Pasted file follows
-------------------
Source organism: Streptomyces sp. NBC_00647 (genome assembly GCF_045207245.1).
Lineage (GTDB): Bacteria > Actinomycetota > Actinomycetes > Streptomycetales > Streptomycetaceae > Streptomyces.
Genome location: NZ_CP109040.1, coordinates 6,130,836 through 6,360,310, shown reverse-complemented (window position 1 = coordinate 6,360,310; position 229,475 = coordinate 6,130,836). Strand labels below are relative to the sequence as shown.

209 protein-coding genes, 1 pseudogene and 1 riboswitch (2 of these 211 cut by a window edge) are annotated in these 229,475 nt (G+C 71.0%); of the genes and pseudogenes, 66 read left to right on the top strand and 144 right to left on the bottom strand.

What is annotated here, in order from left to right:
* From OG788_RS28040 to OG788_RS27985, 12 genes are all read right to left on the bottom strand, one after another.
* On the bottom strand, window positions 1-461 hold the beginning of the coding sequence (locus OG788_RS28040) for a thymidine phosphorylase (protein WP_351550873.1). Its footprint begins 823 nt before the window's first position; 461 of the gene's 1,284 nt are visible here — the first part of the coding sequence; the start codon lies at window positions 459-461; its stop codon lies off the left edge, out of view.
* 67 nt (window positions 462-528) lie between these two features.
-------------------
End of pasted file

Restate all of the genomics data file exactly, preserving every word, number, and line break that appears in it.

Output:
Source organism: Streptomyces sp. NBC_00647 (genome assembly GCF_045207245.1).
Lineage (GTDB): Bacteria > Actinomycetota > Actinomycetes > Streptomycetales > Streptomycetaceae > Streptomyces.
Genome location: NZ_CP109040.1, coordinates 6,130,836 through 6,360,310, shown reverse-complemented (window position 1 = coordinate 6,360,310; position 229,475 = coordinate 6,130,836). Strand labels below are relative to the sequence as shown.

209 protein-coding genes, 1 pseudogene and 1 riboswitch (2 of these 211 cut by a window edge) are annotated in these 229,475 nt (G+C 71.0%); of the genes and pseudogenes, 66 read left to right on the top strand and 144 right to left on the bottom strand.

What is annotated here, in order from left to right:
* From OG788_RS28040 to OG788_RS27985, 12 genes are all read right to left on the bottom strand, one after another.
* On the bottom strand, window positions 1-461 hold the beginning of the coding sequence (locus OG788_RS28040) for a thymidine phosphorylase (protein WP_351550873.1). Its footprint begins 823 nt before the window's first position; 461 of the gene's 1,284 nt are visible here — the first part of the coding sequence; the start codon lies at window positions 459-461; its stop codon lies off the left edge, out of view.
* 67 nt (window positions 462-528) lie between these two features.